Detroit just can't catch a break. Since the Twelfth Street race riot of 1967 and the white flight to cookie-cutter suburbia in the years that followed, once-proud Motown has taken beating after beating after beating. The fifth most-populated city in America in 1950 with an ethnically diverse 1.8 million, Detroit shrunk to a mere 713,777 people by 2011. Block after block of beautiful downtown buildings built earlier in the 20th century and often gorgeous, ornately appointed homes lie vacant and crumbling. Where even a tiny, older old house in Southern California can cost upwards of $500,000 and up, in some neighborhoods of Detroit you can buy a large two-story home and the land it sits on for $50 (not a typo).
Since the days of popular but controversial mayor Coleman Young there've been endless predictions and promises of a major comeback, but it's been three steps back for every step forward. And now, adding insult to injury: along comes a television police procedural series set and filmed on location in Detroit, a superb show in which the city's heartbreaks and indefatigable spirit against overwhelming odds - all central to the show's appeal - explores but never exploits Detroit's open wounds on primetime television. It slowly but surely builds a devoted following of fans and critical acclaim ... and is unceremoniously cancelled after just 18 immensely compelling episodes.
Detroit 1-8-7: The Complete First Season (2010-11) now comes to DVD, and via the newfound fans it'll surely find on home video maybe, just maybe, there will be an outcry loud enough that it might yet continue on, perhaps on a cable network like HBO (once home to the similarly appealing The Wire) or AMC.
Detroit 1-8-7 is an ensemble piece, a one-hour program about a downtown homicide unit, with episodes typically alternating between two investigations. Its creators originally had something entirely different in mind, a Cops-style mockumentary that apparently was to alternate between raw video footage supposedly shot by an unseen camera crew (also as in The Office) with 35mm, single-camera material filmed in the usual cop-drama manner. The series pilot was made not in Detroit but Atlanta, apparently with only a few establishing shots filmed in Michigan. (Subsequent episodes were filmed in Detroit.)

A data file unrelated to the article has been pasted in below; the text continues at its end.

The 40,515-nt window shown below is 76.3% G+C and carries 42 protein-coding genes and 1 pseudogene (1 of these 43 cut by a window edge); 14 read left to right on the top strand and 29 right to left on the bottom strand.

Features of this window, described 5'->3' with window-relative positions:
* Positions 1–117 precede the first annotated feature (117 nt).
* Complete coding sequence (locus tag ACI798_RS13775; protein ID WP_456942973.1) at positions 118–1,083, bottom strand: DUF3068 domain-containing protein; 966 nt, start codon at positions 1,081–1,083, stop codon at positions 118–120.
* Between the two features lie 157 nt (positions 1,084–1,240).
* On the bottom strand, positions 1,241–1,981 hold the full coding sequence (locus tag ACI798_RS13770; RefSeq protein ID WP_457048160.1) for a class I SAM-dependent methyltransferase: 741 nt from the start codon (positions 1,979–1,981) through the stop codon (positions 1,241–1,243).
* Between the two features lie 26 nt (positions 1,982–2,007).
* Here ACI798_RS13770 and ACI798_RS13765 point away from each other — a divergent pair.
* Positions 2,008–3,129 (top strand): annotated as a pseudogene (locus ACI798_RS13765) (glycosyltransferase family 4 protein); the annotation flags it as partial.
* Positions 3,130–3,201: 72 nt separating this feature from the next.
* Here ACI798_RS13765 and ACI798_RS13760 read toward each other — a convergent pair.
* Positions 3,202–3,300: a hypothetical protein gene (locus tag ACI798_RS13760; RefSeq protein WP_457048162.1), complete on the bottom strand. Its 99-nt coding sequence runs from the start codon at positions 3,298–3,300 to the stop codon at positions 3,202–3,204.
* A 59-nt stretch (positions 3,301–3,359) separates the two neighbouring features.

However, the mockmentary approach was quickly scrapped and the pilot episode was partially reshot to compensate for its lost. Additionally, making the city itself central to the drama seems to have evolved soon after. The very title of the show, for instance, refers to California's penal code number (1-8-7) for homicide and not Detroit's, which is 750. In the pilot one character refers to a "soda" rather than "pop," the regional jargon. It was a mistake quickly picked up by the local press and which the filmmakers were careful not to repeat.
Stylistically, Detroit 1-8-7 is like every other cop drama though its cast is refreshingly weighted toward non-whites, both which may have hurt its chances in white Middle America. Det. Louis Fitch (The Sopranos' Michael Imperioli), the star-by-default, is an enigmatic loose cannon, whose rule breaking is tolerated because it's balanced with extraordinary results. His partner is rookie detective Damon Washington (Jon Michael Hill), a married young man with a demanding wife and, by the end of the pilot episode, a newborn son. A clever running gag in the show's early episodes is Washington's unwillingness to turn off his constantly-ringing, intensely-annoying cell phone, which always goes off at inopportune moments, like in the middle of a death notification.